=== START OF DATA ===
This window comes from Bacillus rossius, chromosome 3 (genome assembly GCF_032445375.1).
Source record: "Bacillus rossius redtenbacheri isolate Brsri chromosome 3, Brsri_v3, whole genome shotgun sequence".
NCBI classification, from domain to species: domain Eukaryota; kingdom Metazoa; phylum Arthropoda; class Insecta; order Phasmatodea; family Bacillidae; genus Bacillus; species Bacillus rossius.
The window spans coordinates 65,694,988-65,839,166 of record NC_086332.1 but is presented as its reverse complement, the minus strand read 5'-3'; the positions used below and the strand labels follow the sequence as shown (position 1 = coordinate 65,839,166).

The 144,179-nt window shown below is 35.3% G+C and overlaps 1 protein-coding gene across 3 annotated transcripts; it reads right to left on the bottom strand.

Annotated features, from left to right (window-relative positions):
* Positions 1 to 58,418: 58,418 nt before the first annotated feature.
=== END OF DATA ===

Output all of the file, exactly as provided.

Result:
This window comes from Bacillus rossius, chromosome 3 (genome assembly GCF_032445375.1).
Source record: "Bacillus rossius redtenbacheri isolate Brsri chromosome 3, Brsri_v3, whole genome shotgun sequence".
NCBI classification, from domain to species: domain Eukaryota; kingdom Metazoa; phylum Arthropoda; class Insecta; order Phasmatodea; family Bacillidae; genus Bacillus; species Bacillus rossius.
The window spans coordinates 65,694,988-65,839,166 of record NC_086332.1 but is presented as its reverse complement, the minus strand read 5'-3'; the positions used below and the strand labels follow the sequence as shown (position 1 = coordinate 65,839,166).

The 144,179-nt window shown below is 35.3% G+C and overlaps 1 protein-coding gene across 3 annotated transcripts; it reads right to left on the bottom strand.

Annotated features, from left to right (window-relative positions):
* Positions 1 to 58,418: 58,418 nt before the first annotated feature.